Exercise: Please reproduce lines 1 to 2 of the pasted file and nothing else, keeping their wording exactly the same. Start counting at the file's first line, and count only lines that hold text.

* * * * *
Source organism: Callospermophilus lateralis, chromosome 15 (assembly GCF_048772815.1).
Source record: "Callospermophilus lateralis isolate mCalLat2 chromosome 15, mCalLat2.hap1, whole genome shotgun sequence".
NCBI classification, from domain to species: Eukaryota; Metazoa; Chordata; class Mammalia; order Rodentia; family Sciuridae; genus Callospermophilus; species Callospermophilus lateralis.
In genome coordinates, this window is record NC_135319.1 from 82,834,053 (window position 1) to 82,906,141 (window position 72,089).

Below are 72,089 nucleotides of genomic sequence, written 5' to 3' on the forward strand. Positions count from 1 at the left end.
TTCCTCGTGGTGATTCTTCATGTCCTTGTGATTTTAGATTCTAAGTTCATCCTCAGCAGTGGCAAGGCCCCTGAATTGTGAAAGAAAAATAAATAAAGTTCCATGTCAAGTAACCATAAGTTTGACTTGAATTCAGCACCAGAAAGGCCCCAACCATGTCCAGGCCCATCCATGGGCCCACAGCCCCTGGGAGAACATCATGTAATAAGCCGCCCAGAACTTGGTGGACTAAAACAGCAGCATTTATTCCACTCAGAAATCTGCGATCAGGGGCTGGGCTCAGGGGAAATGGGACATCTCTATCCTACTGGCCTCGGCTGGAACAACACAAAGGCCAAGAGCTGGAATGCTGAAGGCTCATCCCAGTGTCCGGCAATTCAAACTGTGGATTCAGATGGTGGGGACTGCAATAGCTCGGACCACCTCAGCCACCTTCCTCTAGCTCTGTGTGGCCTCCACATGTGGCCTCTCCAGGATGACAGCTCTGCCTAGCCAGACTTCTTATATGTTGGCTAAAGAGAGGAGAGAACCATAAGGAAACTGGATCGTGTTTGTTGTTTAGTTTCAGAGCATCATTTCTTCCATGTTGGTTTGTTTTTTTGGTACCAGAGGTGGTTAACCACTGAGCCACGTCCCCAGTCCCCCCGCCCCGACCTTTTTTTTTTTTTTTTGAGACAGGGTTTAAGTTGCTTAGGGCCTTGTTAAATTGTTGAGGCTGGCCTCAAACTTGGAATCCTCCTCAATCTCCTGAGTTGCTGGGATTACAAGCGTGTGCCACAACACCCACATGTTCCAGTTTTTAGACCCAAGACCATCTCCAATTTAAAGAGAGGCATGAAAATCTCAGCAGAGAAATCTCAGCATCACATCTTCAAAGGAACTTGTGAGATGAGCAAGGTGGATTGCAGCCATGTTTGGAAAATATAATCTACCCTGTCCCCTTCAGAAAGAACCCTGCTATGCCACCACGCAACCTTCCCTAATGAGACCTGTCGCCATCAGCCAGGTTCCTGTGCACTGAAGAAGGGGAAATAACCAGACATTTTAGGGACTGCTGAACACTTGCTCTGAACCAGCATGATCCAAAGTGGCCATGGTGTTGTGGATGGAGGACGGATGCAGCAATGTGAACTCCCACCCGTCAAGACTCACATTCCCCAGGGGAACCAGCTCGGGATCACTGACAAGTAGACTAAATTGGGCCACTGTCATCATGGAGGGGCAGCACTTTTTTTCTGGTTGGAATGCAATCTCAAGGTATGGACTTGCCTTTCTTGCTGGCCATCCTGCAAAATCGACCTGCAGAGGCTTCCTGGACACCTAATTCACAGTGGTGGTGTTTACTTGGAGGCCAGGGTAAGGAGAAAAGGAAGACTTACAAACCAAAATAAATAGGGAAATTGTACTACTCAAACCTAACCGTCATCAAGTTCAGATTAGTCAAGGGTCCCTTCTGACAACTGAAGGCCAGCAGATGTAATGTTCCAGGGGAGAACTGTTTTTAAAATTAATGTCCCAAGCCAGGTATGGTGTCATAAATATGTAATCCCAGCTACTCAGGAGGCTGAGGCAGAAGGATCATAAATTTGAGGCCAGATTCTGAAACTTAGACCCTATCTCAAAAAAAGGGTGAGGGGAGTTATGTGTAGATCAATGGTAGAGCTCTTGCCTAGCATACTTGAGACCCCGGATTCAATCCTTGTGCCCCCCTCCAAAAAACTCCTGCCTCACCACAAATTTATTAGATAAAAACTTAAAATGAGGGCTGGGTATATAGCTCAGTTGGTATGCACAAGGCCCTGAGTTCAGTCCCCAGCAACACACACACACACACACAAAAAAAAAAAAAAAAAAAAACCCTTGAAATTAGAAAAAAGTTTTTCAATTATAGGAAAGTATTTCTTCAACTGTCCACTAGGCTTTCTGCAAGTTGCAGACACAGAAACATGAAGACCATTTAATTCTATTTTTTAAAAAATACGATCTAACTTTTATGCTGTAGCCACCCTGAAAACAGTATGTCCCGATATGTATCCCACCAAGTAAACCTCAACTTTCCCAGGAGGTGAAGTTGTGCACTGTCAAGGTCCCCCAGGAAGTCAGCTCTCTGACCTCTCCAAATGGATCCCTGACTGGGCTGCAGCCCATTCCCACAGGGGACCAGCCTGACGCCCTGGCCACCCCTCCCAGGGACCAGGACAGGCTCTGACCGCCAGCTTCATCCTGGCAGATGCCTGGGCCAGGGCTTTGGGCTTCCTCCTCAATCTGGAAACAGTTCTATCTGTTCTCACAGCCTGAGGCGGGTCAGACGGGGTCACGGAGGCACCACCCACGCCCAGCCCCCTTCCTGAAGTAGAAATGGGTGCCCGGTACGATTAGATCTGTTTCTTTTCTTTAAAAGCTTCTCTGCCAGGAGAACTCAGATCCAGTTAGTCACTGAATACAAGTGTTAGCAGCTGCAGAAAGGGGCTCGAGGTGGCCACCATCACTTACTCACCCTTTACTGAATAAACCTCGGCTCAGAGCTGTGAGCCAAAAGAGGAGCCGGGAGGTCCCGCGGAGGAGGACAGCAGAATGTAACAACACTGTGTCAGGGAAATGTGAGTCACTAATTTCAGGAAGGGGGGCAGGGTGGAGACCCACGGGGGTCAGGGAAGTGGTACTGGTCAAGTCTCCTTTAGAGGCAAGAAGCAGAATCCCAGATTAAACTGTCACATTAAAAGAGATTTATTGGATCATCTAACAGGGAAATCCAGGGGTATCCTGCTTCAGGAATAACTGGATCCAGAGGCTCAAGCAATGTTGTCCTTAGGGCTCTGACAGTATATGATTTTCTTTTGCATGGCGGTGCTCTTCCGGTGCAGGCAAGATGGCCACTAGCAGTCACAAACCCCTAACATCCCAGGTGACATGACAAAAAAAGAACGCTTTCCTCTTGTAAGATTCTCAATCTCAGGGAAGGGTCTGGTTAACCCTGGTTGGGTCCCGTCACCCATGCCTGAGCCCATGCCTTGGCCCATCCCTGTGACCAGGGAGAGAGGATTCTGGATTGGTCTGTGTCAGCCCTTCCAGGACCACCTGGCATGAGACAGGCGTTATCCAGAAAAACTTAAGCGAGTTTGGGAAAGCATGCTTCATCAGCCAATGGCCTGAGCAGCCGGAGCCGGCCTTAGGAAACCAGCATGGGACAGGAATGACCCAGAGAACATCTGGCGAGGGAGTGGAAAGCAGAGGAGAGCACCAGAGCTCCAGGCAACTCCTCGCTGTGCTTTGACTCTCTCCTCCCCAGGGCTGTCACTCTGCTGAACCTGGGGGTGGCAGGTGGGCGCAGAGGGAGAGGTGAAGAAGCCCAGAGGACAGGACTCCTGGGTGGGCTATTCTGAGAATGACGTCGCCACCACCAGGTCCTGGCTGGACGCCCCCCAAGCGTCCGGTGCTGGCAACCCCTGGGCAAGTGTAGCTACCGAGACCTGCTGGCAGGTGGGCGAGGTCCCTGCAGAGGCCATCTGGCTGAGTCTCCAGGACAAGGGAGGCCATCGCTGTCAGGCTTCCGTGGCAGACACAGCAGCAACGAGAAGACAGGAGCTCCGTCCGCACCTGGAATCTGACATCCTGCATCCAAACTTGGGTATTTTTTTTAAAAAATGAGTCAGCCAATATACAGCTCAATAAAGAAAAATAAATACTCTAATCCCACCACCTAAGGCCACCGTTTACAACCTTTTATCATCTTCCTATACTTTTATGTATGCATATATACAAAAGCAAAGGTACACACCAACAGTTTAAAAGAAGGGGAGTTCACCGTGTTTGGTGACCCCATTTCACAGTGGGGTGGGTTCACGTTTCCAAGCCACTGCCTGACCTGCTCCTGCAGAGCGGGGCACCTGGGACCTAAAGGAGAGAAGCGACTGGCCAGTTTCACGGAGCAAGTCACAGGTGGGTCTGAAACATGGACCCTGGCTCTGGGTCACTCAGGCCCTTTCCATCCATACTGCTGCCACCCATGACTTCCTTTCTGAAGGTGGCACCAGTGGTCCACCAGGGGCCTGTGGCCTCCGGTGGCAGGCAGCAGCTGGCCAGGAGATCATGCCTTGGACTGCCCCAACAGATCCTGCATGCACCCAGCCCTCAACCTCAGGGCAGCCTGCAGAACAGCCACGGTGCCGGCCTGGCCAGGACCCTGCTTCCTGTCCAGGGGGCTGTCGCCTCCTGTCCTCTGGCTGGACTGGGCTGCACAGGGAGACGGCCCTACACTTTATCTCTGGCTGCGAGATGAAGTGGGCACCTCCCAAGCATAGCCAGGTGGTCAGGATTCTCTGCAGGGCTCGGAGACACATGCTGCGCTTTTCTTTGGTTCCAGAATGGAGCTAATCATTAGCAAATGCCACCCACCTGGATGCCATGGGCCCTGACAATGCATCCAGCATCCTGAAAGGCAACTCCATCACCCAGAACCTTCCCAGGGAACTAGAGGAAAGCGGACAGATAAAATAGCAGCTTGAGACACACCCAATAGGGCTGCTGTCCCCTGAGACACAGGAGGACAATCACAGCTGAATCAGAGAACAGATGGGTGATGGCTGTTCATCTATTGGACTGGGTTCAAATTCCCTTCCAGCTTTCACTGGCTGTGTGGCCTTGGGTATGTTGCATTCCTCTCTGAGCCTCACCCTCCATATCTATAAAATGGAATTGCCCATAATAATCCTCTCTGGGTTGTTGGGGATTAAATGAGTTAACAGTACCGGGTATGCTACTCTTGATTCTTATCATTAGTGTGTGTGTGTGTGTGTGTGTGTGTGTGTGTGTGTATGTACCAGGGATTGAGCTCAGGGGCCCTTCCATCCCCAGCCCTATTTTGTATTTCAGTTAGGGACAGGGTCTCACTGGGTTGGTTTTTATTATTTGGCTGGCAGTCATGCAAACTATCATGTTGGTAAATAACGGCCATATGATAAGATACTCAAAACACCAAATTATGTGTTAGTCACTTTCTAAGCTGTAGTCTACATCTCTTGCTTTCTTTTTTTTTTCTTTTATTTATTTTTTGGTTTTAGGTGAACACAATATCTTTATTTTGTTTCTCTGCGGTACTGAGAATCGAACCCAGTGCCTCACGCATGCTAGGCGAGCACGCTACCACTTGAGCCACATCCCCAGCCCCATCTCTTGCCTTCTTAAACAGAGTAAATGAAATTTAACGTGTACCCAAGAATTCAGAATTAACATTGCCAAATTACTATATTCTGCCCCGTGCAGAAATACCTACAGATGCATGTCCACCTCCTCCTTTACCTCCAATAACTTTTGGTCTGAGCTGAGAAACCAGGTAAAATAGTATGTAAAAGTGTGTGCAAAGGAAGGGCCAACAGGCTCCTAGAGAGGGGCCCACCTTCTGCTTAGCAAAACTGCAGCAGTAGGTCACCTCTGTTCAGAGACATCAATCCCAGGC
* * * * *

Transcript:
Source organism: Callospermophilus lateralis, chromosome 15 (assembly GCF_048772815.1).
Source record: "Callospermophilus lateralis isolate mCalLat2 chromosome 15, mCalLat2.hap1, whole genome shotgun sequence".